Prevent Neurodegeneration in Six Easy Steps

Written by Anil Bajnath, MD
Posted October 1, 2020

Dear Reader,

Despite what you might think, aging and neurodegeneration doesn’t have to go hand in hand.

Blue zones are locations on the planet where people are living longer than everyone else and recently, a team of researchers set out to discover what they were doing right.

“In the blue zones region of Ikaria, Greece, dementia among people over 85 is rare — over 75 percent less common than it is in the United States. (About half of Americans over 85 years old show signs of Alzheimer’s disease.)”

Blue Zones. “Diet and Dementia: What Foods Increase or Decrease Alzheimer’s Risk?”

These blue zones show that with a variety of lifestyle changes (what Blue Zones’ founder calls the Power 9) aging doesn’t have to mean losing your mental faculties. With the knowledge of how your brain works and some simple tips, you can take proactive steps towards improving your own neural health and keeping a functioning mind through the years.

  1. Normalize blood sugar imbalances and promote optimal mitochondrial function. This means avoiding foods and beverages that will spike your blood sugar levels and throw off your insulin production. Stay away from sweets, sodas, and processed foods. Stick with natural, whole foods like lean meat, eggs, fruits, vegetables, and nuts.
  2. Improve Phase I and II detoxification. This is all about helping your liver do its job of removing toxins from your body. The best way to aid this process is by reducing the toxins you’re putting in so your liver isn’t overloaded. Eating organic foods, avoiding environmental toxins (like smoke), and supplementing with key nutrients all help improve Phase I and II detoxes.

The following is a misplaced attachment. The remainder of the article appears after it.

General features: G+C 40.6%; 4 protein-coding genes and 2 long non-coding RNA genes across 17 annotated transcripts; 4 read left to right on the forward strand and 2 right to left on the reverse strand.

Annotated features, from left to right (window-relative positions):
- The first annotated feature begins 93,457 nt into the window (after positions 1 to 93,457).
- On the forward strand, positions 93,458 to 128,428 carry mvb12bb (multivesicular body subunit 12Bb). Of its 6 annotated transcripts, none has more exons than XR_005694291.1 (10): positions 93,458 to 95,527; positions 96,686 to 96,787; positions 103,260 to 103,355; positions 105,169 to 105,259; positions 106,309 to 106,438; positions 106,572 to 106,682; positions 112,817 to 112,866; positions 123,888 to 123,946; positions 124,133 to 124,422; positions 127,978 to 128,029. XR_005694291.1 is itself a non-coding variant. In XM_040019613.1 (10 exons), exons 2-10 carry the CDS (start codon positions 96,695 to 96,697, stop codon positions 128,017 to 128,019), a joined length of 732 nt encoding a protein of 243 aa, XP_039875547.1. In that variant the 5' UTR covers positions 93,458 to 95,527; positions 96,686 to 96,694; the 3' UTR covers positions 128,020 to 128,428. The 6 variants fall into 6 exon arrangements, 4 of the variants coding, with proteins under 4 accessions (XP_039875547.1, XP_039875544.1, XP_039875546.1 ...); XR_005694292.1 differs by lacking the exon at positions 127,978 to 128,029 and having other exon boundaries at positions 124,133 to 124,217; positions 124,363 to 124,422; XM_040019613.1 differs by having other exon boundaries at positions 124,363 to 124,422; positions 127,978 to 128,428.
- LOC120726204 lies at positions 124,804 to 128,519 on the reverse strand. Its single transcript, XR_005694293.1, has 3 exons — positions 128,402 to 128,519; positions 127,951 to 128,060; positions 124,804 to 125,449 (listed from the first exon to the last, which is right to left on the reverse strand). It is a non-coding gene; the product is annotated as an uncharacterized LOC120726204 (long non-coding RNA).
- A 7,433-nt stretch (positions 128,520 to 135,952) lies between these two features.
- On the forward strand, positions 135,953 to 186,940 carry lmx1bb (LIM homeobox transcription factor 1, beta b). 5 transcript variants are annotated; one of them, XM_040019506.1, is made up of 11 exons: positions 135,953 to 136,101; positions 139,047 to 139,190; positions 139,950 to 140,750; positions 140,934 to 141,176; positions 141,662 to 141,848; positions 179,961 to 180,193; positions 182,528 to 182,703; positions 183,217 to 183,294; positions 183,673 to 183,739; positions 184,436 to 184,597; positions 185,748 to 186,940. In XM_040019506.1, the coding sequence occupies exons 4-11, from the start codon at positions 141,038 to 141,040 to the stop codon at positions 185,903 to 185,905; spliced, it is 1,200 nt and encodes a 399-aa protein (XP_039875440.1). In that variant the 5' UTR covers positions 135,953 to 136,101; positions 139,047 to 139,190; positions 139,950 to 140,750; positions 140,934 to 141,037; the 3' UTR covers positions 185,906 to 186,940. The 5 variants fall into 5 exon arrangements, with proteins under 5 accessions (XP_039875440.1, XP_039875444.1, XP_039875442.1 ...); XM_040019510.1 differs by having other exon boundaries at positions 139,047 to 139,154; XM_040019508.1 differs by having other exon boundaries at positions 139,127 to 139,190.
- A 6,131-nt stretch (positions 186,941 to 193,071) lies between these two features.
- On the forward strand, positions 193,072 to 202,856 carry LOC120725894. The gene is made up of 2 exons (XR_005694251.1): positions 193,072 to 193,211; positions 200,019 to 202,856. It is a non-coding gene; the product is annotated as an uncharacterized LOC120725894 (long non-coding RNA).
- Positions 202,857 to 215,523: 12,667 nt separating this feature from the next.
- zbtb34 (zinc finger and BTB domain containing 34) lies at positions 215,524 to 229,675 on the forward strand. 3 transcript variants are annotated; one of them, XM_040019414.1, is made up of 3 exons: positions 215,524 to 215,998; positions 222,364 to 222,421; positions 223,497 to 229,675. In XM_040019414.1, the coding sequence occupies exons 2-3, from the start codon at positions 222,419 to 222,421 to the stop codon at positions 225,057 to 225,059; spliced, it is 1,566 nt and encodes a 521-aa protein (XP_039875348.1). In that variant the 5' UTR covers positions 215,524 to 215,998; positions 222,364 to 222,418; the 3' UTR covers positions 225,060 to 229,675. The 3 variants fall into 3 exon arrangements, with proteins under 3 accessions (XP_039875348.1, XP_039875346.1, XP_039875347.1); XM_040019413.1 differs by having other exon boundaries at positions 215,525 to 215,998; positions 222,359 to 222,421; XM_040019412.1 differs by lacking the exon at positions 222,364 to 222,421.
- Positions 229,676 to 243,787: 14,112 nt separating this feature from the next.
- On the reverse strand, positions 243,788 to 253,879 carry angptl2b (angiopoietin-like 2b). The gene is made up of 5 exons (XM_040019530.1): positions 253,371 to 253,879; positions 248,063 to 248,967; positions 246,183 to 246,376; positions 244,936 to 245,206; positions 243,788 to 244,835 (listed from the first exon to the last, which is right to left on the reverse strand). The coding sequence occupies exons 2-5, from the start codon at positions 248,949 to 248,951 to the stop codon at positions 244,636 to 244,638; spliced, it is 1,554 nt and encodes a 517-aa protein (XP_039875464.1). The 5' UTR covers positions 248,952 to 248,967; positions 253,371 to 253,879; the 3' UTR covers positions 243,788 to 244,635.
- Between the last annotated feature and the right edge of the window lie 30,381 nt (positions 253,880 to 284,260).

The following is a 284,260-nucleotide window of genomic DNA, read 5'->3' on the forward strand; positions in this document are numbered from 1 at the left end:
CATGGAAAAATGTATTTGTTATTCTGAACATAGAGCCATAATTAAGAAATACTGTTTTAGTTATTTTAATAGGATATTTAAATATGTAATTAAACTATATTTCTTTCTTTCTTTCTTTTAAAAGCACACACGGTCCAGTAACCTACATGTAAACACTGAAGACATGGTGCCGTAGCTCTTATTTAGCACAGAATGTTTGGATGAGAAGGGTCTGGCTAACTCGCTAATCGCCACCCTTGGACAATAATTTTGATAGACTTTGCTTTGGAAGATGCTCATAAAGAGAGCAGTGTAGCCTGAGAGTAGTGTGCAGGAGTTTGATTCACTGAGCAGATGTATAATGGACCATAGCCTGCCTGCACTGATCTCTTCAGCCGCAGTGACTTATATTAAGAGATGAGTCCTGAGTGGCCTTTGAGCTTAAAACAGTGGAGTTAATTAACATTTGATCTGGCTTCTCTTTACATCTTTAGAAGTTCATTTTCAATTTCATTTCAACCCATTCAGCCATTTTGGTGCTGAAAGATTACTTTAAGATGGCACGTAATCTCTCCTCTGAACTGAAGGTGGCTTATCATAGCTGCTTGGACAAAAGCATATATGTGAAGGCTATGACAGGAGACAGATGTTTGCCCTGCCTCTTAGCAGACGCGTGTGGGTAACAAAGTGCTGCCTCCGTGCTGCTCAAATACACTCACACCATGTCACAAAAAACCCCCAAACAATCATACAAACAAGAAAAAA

3. Optimize essential fatty acid metabolism. You’ll find most preventative medicine focused heavily on diet and exercise, and this is tip is no different. Studies show “maximal rates of fat oxidation have been shown to be reached at intensities between 59% and 64% of maximum oxygen consumption in trained individuals and between 47% and 52% of maximum oxygen consumption in a large sample of the general population.” This means steady, consistent exercise to get your heart rate up can greatly reduce the symptoms of metabolic diseases such as type 2 diabetes and obesity.
  4. Optimize glutathione production. Glutathione is an antioxidant produced in cells. Having a reduced amount can affect many health markers and even increase the risk of Parkinson’s disease. Eating plants with natural sulfur such as broccoli, bok choy, cauliflower, and legumes can boost glutathione production. Getting quality sleep also helps optimize glutathione production.
  5. Optimize gastrointestinal pathogens. There is always something growing in your stomach. Some of its helpful. some of it may be harmful. The best way to keep your gastro-flora healthy is by eating whole foods, including fermented foods such as kimchi and kombucha, or supplementing with a quality probiotic formula. 
  6. Optimize methylation. Methylation is the atomic process that turns on and off your biological systems. It helps your metabolism, DNA production, neurotransmitter production, liver health, detoxification, and many other mechanisms. You can optimize methylation in your own body by adding key nutrients such as folate, choline, and B vitamins into your diet.

At the Institute for Human Optimization, we believe brain aging doesn’t have to be a part of chronological aging. It all begins with you and your lifestyle choices. We strive to give our patients personalized preventative care to keep their minds sharp as they age. To discuss how we can help you on your journey to a longer healthspan, schedule a discovery call today.

To your longevity,

Anil Bajnath MD
CEO/Founder, Institute for Human Optimization
Chief Medical Advisor, Longevity Insider HQ

* Today's content was provided by the Institute for Human Optimization (www.ifho.org).